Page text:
“20 days holiday per annum plus New Year’s Day, Good Friday, Easter Monday, Early May Bank Holiday, Spring Bank Holiday, Summer Bank Holiday, Christmas Day and Boxing Day”

No – where there is a list of bank holidays contained within the contract, the employee will only be entitled to receive paid time off on those bank holidays listed. Employees with such wording in their contract will be entitled to paid time off on 2 June 2022 as this is the date the bank holiday referred to as the “Spring Bank Holiday” has been moved too but not on 3 June 2022.

“20 days holiday per annum plus the usual bank/public holidays observed in England and Wales”

No – as the additional bank holiday is not usually observed in England and Wales, employees would not be entitled to take paid time off on the additional bank holiday.

“20 days holiday per annum plus the 8 bank/public holidays usually observed in England and Wales”

No – as above, the bank holidays which are included within holiday entitlement are listed and therefore there is no entitlement to the additional bank holiday.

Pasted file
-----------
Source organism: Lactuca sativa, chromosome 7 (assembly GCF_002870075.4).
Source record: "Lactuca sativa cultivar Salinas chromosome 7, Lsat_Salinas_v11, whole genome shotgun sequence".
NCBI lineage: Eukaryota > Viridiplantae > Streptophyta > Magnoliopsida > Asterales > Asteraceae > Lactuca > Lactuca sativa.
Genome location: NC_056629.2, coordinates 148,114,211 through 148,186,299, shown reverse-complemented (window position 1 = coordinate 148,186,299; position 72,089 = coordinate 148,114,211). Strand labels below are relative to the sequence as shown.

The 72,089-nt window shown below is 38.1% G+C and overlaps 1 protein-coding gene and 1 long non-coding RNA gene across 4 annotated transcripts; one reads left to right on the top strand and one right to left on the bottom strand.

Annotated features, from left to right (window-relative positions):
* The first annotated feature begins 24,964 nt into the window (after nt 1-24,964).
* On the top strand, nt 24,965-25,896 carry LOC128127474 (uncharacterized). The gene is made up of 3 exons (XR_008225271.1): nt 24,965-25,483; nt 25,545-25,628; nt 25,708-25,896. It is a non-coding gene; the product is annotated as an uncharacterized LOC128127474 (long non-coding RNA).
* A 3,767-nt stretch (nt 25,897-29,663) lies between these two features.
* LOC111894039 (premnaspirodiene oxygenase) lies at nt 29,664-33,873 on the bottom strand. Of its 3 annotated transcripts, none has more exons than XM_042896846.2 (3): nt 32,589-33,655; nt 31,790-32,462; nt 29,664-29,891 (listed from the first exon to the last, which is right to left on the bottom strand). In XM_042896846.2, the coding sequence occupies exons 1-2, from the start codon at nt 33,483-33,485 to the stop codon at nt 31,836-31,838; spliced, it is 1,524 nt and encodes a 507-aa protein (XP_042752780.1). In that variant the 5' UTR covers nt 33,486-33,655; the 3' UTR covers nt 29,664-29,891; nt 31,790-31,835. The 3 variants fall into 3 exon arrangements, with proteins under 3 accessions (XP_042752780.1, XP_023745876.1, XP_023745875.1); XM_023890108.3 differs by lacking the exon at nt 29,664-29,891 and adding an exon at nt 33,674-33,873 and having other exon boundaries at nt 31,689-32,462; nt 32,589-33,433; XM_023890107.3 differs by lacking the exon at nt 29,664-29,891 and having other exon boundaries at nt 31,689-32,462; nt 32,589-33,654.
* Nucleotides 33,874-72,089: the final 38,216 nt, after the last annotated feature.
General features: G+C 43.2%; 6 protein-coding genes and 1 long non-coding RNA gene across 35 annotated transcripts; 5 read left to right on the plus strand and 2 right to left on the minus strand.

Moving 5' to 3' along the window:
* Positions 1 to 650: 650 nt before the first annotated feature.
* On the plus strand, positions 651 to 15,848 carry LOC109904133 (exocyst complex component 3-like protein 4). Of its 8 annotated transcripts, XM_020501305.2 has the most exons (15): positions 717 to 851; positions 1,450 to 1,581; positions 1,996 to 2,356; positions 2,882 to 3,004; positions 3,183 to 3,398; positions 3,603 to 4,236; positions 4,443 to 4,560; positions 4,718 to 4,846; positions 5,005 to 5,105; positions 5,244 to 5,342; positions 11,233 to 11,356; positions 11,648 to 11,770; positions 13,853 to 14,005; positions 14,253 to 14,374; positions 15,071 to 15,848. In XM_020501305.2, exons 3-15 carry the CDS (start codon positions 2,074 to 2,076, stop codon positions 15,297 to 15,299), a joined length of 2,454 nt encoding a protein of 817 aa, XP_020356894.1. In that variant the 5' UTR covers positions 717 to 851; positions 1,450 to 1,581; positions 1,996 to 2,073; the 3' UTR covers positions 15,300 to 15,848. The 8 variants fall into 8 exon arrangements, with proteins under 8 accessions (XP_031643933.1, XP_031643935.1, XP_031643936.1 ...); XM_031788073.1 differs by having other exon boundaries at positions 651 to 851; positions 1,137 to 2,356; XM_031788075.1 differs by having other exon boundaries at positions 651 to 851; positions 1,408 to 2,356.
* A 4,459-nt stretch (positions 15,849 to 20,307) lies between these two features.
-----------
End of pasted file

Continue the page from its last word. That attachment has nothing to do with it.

Even where there is no contractual entitlement to take the additional bank holiday as paid time off, many employers, as a gesture of goodwill, will decide to allow their employees to take the additional bank holiday or if that is not possible for business reasons, to provide time off in lieu.

Previous approach to time off for additional bank holidays

We previously enjoyed an additional bank holiday in 2011 (to mark the wedding of the Duke and Duchess of Cambridge) and 2012 (for the Queen’s Diamond Jubilee). Therefore, when considering whether to allow employees paid time off for the additional bank holiday in 2022 we would recommend considering what has been done previously. To the extent employees have previously been offered paid time-off or time-off in lieu to mark an additional bank holiday, to adopt a different approach in respect of the 2022 additional bank holiday may cause a negative reaction from employees (in particular those with long enough service to have been working when this happened previously).